Being a good pop culture/media sponge, though, I'd followed the man's career from afar for quite a few years. I'd avoided his early breakout movies Ten Things I Hate About You and A Knight's Tale due to my utter lack of fondness for the genres they represented (synthetic nineties teen comedy and willfully anachronistic MTV-ized period piece respectively). Never got around to seeing any of his other movies, either (though five of 'em, ironically, have been on my Netflix cue for a long time, periodically supplanted by my spur-of-the-moment fetishes for blaxploitation flicks, old-school Japanese horror movies, etc).
All along, though, I'd continue to read interviews with Ledger or see him on some frothy entertainment program, and my respect for him cemented. He always came off as a quiet and intelligent artist, a guy with minimal patience for the trappings of fame and stardom, but a genuine commitment to his craft. When Rita and I met him at the 2006 DGA's (see previous entry) he may have (as I noted rather cavalierly in my blog) looked like a serial killer, but he was courteous, quiet and accommodating, thanking me for asking for his autograph after I thanked him for giving it. He was, all told, pretty cool.
Ledger passed on plenty of high-profile career-stoking projects over the years in favor of stranger, more challenging roles. And when he got the Oscar nomination for Brokeback Mountain, it seemed like nothing could stop him. Sadly, fate dictated otherwise. Ironically, I finally got around to seeing one of those quirky-but-entertaining projects just days before he passed away.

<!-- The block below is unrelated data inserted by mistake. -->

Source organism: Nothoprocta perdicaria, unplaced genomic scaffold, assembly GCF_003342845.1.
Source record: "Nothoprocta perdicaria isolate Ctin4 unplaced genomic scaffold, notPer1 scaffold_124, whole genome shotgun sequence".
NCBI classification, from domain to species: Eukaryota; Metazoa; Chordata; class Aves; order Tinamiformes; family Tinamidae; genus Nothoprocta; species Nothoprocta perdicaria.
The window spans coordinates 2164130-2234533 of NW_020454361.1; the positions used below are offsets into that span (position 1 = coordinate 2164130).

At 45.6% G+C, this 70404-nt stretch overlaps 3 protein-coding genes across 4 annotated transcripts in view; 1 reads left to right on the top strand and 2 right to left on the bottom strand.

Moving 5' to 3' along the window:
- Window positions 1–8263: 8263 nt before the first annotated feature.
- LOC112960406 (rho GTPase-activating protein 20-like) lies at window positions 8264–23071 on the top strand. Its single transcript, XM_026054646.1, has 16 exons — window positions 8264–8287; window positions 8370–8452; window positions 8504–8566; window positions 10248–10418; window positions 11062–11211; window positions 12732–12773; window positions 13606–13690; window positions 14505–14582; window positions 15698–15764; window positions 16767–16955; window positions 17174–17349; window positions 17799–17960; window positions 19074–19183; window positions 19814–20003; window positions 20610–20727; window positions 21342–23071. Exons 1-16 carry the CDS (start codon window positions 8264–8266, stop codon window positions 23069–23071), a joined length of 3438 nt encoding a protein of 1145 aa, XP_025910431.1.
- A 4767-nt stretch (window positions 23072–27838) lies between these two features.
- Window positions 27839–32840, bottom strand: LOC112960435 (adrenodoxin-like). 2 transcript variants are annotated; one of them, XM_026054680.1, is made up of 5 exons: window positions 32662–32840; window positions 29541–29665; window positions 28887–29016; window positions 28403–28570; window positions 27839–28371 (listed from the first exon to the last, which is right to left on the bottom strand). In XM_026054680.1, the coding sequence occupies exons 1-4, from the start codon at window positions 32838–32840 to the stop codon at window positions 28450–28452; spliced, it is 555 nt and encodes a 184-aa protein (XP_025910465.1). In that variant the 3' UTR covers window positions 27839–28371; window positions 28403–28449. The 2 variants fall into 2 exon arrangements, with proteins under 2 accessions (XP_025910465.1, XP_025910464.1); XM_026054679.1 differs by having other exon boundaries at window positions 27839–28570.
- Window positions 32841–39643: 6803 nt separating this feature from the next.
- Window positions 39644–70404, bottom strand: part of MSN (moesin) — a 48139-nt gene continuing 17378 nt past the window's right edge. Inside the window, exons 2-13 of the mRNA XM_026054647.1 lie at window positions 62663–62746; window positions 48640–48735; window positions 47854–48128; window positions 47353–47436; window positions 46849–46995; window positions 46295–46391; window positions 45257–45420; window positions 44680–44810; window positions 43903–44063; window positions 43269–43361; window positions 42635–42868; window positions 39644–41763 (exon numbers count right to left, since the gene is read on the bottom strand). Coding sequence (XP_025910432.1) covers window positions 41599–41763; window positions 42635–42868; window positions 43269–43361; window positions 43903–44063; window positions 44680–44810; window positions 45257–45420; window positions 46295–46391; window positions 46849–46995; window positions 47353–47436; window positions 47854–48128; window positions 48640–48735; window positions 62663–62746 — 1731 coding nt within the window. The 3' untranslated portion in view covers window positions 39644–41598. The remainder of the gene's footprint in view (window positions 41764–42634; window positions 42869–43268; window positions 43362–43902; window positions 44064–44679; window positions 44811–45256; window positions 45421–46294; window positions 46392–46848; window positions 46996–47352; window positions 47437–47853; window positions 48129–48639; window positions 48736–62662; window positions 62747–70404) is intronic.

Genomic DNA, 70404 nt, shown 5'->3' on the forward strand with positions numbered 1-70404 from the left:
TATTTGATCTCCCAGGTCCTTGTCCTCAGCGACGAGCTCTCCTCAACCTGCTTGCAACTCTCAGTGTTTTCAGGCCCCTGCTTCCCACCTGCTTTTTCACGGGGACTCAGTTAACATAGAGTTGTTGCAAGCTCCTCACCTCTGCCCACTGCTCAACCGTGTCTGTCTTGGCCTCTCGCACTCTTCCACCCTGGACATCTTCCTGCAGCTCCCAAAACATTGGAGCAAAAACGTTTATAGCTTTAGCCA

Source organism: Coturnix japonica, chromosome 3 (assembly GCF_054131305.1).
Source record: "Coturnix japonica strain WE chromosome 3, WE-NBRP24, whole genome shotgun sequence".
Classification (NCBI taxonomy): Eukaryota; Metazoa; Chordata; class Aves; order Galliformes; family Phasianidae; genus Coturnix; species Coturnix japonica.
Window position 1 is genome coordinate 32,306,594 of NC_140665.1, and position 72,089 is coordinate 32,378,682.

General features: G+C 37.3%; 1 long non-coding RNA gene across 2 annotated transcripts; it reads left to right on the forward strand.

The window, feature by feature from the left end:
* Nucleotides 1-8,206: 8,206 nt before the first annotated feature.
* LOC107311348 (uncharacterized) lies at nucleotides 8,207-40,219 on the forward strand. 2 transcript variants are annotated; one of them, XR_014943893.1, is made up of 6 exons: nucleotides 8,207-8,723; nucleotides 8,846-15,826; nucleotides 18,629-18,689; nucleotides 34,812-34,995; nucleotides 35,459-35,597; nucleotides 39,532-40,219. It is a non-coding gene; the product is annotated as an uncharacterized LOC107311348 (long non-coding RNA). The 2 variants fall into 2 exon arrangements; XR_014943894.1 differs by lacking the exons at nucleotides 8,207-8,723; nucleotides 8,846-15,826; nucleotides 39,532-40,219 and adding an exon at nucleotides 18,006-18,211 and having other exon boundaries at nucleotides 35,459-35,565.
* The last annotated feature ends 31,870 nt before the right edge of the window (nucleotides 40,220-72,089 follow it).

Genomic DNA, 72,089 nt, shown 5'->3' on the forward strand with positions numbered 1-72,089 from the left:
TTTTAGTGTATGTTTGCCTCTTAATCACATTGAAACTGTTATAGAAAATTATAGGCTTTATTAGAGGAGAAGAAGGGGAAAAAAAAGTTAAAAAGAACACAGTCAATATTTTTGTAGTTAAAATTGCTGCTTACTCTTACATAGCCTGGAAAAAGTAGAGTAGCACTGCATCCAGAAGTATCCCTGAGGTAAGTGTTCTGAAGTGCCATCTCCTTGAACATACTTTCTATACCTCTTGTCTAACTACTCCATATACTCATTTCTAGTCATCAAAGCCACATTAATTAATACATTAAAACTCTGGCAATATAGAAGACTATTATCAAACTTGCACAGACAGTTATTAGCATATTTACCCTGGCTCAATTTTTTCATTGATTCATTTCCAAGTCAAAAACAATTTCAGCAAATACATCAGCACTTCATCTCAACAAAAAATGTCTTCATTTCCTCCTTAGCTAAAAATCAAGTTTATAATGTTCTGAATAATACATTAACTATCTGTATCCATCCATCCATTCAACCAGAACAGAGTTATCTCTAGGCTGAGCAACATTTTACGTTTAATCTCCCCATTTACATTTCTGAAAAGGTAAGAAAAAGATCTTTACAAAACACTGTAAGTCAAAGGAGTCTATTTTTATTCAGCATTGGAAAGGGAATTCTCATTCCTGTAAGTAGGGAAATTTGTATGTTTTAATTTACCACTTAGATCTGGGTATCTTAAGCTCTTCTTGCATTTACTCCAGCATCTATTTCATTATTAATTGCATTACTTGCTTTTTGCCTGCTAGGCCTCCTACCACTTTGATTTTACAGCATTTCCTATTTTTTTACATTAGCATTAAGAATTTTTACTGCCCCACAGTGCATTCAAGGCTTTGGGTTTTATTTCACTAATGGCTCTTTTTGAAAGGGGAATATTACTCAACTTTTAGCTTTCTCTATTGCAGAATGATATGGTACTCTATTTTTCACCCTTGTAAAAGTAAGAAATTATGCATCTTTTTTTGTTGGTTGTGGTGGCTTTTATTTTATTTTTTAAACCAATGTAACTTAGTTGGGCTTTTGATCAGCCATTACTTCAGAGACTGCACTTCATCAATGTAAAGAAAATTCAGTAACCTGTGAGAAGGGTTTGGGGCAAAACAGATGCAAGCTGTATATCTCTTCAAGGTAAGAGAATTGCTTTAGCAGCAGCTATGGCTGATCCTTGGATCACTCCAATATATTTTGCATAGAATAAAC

Lasse Hallstrom's period comedy Casanova was on one of the Encore Movie Channels, and Rita and I enjoyed the two-thirds or so we saw of it. Hallstrom's trademark synthesis of silliness and coming-of-age/transitional melancholy surfaces winningly, and the movie's chock-full of great character turns (my favorites being Oliver Platt's sublimely buffoonish Paprizzio and Jeremy Iron's tastily over-the-top religious fanatic/resident heavy). But Ledger's performance kept sticking with me.
He underplayed the role of the world's most famous lover, treating the man's propensity for serial seductions like the addiction that it was without descending into method-y moping or camp. In the grand tradition of a lot of great comic/romantic leads, Ledger coaxed laughs, and still conveyed the self-delusion that fuels habitual Lotharios, without seeming like he was trying too hard. And his baritone voice--almost incongruously rich and mature emerging from his slender, boyish exterior--sealed the deal.
A lot of heartfelt testimonies have emerged from various corners of the entertainment industry, none more eloquent than this short-but-very-sweet Newsweek account by Christopher Nolan, the man who directed Ledger's work as the Joker in the forthcoming Batman epic, The Dark Knight (thank you, George Tramountanas, for the link). I'm sad that the role of the Joker will likely be Heath Ledger's last thespian hurrah, but sadder still that the creative, curious, gifted, and all-around fascinating spirit represented by Nolan's words has been extinguished forever.